Free-market values are synonymous with the Republican party. The GOP has long touted ideas of free enterprise, which allow our markets to function effectively for all participants, giving consumers options and promoting competition between producers that allows them to deliver the best products. These ideas don’t just allow our economic markets to thrive; the idea of choice in the free market is a central tenet of our democratic process.
Candidates compete to put forth the best ideas that will drive support from constituents. Constituents can then call attention to issues or candidates of their choosing. They can express their support, or their lack of it, in many different ways, but one of the most effective ways voters can support a candidate besides casting a ballot is by donating to their campaign.
Unfortunately, some of the fundraising methods being used in our elections today don’t follow these patterns. Increasingly, the field of resources constituents can use to support candidates is shrinking — which is in direct opposition to the principles of conservatism, and of democracy as a whole.
This has recently become apparent with the controversy surrounding WinRed, a GOP-backed fundraising platform that has quickly overtaken the market. WinRed has received a resounding endorsement from President Donald Trump, and all the national party committees and target National Republican Senate Committee and National Republican Congressional Committee candidates have committed to using WinRed in the 2020 cycle. Much of the GOP has coalesced around WinRed in order to secure small-dollar donations, similar to how ActBlue works to raise money for Democratic candidates.
While the idea seems effective on paper, the implementation of WinRed has been anything but smooth. Top Republican officials have been increasing the pressure on those within the party to make WinRed its sole fundraising platform and have taken an unyielding approach to those who’ve been reluctant to join the WinRed train. The RNC has said they will withdraw funding and presidential endorsements for campaigns or organizations that use a non-WinRed platform to collect donations. They’ve also made attempts to push other GOP or nonpartisan fundraising platforms out of the market. Earlier this summer, a founder of a Republican payment processor received a cease-and-desist letter from the RNC.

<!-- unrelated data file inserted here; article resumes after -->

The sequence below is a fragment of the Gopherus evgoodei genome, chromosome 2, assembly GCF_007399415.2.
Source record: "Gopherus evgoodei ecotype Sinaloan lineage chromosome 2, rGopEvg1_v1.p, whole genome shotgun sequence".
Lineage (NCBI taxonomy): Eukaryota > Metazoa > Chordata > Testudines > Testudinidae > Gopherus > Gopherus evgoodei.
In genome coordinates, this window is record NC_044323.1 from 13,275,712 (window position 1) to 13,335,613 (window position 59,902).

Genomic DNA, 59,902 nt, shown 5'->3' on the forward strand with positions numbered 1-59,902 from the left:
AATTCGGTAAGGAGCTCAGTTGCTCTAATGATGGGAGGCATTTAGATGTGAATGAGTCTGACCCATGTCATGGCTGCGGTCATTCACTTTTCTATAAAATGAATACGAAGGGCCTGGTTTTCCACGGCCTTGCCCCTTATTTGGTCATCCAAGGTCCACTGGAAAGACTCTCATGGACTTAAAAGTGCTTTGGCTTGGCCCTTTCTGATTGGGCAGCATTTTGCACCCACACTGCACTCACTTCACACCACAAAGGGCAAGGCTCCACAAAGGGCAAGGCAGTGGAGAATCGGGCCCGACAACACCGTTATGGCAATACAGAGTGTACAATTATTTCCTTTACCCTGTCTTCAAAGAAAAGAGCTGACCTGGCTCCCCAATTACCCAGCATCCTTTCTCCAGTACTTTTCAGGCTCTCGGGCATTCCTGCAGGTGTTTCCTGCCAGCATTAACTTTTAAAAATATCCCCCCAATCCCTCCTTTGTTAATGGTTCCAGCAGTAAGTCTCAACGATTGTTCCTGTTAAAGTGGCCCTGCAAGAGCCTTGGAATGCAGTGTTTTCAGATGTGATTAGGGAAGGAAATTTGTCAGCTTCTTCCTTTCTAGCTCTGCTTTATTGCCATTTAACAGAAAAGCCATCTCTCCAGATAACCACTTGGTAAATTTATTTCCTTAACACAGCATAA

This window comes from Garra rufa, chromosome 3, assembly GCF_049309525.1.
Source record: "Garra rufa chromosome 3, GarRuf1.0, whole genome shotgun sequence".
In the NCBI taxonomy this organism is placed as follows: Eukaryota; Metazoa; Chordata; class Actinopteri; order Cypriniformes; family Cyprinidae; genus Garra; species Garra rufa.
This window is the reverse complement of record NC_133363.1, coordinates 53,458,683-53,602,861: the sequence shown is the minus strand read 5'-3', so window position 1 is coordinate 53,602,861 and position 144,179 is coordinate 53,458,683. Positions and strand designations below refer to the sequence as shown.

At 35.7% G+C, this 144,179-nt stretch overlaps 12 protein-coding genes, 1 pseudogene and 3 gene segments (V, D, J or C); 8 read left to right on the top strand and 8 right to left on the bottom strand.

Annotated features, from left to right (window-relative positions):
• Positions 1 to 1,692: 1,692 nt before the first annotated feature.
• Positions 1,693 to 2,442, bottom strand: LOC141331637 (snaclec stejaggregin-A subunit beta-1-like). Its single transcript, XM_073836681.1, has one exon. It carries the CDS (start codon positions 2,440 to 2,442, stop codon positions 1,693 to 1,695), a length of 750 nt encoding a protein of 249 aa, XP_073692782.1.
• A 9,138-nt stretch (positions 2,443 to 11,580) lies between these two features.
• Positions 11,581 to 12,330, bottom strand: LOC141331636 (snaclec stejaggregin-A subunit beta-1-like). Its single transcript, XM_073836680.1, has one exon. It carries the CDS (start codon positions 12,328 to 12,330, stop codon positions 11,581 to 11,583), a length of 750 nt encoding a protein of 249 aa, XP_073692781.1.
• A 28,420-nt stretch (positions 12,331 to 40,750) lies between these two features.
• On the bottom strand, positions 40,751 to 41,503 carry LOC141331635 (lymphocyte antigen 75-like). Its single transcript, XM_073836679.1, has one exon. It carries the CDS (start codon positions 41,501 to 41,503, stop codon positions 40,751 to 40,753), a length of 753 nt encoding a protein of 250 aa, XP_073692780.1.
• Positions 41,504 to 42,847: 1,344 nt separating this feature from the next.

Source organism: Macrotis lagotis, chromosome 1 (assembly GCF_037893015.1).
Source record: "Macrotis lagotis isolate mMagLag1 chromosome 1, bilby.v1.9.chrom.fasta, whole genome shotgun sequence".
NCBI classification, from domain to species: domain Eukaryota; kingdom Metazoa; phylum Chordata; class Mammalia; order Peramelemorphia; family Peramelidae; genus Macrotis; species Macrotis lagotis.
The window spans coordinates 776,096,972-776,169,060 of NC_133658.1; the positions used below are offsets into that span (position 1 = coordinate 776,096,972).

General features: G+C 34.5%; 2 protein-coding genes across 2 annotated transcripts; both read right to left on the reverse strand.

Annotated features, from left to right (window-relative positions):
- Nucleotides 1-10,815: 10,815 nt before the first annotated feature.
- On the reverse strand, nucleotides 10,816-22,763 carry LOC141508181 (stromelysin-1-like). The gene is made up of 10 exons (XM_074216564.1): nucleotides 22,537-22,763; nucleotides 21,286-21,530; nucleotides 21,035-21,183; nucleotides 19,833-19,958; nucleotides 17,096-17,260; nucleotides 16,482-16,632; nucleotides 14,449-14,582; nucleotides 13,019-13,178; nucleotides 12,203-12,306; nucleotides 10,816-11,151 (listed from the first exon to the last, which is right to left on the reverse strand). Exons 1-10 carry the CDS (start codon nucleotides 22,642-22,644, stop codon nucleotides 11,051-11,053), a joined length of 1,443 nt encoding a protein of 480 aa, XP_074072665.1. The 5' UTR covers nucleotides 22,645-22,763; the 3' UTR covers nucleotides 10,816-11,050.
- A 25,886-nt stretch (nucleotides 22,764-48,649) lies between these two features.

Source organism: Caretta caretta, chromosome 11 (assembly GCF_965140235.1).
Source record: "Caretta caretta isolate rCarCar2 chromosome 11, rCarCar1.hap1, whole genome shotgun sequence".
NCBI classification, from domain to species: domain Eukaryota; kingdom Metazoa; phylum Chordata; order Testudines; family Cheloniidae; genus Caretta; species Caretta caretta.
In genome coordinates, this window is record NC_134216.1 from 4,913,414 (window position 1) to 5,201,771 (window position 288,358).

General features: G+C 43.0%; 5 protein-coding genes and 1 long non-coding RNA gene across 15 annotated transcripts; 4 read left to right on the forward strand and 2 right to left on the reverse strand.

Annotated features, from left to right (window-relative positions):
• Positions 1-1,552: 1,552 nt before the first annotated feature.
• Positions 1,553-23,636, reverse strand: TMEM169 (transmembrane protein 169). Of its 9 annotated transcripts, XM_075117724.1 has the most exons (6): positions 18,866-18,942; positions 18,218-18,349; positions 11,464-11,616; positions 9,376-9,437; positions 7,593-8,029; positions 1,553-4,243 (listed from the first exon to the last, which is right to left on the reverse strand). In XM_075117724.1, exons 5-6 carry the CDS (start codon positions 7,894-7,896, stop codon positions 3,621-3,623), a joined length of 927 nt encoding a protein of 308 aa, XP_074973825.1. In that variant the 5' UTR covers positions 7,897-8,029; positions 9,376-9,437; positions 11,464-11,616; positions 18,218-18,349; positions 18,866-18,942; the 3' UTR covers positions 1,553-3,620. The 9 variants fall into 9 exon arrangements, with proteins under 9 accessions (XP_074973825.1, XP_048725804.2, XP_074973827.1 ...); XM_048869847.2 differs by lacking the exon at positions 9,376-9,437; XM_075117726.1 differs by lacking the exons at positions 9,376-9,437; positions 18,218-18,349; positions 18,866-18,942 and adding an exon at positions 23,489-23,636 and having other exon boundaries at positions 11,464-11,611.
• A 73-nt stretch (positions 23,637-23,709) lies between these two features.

The aggressiveness of Republican leaders to monopolize the campaign contribution market with WinRed has already achieved a high level of public scrutiny. Reports of RNC officials being able to financially benefit from widespread use of the platform have come to light in recent weeks, and although RNC Chairwoman Ronna Romney McDaniel has publicly denounced these claims, the problems with WinRed still remain.
The approach taken with the enforcement of WinRed stifles the values of free enterprise and free-market capitalism that are so ingrained in the Republican party. By crowding out the market and touting WinRed as the only option for Republican candidates to use, party officials have prevented other GOP and nonpartisan fundraisers from participating in an effective system for the campaign finance industry. They’ve also inhibited something that is so central to our democratic process: choice.
Republican leaders are removing the option for constituents and candidates alike to engage in politics that might be outside of their normal purview. For the independent voter who is looking to support a candidate without having to engage with partisan PACs or groups, their options to do so are severely limited when Republican candidates can only be supported through WinRed.
Allowing voters to have a choice in how they support candidates and giving candidates choices on how to engage with voter bases of all kinds is a critical part of our democratic process. We hope that the leaders of the Republican Party see the value in allowing candidates to utilize all the fundraising platforms of their choosing, so that they can better espouse the principles that make our democracy strong.
John Polis is the Republican Co-Founder of Prytany, a political fundraising and issue networking platform.
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